A judge temporarily blocked the highly anticipated auction of one of Pablo Picasso's works worth up to $60 million (Ђ47.24 million) while he decides if a wealthy Berlin banker of Jewish descent was forced to sell the painting by the Nazis during World War II.
U.S. District Judge Jed S. Rakoff on Monday issued the order three days after Julius H. Schoeps, an heir to banker Paul von Mendelssohn-Bartholdy, filed a lawsuit in Manhattan to stop the sale of "Portrait de Angel Fernandez de Soto" by an art foundation started by Broadway musical composer Andrew Lloyd Webber. He blocked the sale at least until a hearing Tuesday morning.
The lawsuit to stop the sale of the painting of Angel Fernandez de Soto, scheduled for Wednesday at Christie's auction house in Manhattan, was filed under seal on Friday and was unsealed Monday. The painting of de Soto, who shared a studio with Picasso, was to be sold by the Sir Andrew Lloyd Webber Art Foundation, a London-based charity.
In the lawsuit, Schoeps sought to be declared the lawful owner of the painting and for the foundation to be forced to turn it over as restitution, reports AP.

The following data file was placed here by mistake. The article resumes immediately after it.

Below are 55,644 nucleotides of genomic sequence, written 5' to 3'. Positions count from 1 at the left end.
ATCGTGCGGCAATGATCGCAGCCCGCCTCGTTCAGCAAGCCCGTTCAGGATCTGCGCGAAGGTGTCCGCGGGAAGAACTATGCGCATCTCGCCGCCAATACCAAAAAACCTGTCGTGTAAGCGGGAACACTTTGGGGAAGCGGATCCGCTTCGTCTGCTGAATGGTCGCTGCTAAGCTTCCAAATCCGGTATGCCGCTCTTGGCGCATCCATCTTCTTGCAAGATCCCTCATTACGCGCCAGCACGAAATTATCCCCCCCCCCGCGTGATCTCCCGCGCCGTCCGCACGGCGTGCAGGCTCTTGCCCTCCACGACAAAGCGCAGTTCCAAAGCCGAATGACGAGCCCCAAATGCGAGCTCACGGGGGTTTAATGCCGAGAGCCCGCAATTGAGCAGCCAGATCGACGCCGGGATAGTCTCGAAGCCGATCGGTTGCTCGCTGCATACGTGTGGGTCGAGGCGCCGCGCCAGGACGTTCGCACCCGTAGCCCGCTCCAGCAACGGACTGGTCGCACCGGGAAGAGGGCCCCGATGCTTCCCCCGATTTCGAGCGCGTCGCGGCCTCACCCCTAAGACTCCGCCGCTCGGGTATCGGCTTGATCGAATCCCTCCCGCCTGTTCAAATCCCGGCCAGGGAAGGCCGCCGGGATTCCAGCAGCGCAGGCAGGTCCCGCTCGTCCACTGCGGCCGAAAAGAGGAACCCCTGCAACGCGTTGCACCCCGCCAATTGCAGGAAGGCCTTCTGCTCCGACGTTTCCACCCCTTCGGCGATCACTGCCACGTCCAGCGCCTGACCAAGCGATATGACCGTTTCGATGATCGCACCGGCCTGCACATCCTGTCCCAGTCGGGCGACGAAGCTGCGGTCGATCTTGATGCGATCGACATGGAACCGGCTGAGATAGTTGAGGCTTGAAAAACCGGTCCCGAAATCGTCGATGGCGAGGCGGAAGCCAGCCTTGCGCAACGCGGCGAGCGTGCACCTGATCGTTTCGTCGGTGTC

The oil-on-canvas painting, signed and dated in 1903, was described in a Christie's catalog as capturing de Soto's haunting face with heavy features.
"The elegantly dressed sitter appears to scrutinize the viewer with an intense gaze, his inner agitation suggested by the forceful brushstrokes and the cloud of smoke hovering above him," said the catalog for the Impressionist and Modern Art Evening Sale.
Christie's said the painting, estimated to sell for between $40 million and $60 million (Ђ31.5 million and Ђ47.2 million), was being sold by the foundation for income to be spent on a variety of charitable purposes.
Christie's had not seen the lawsuit by late Monday and would not speculate on the matter, spokesman Toby Usnik said. A spokeswoman for the foundation in London did not immediately return a telephone message seeking comment.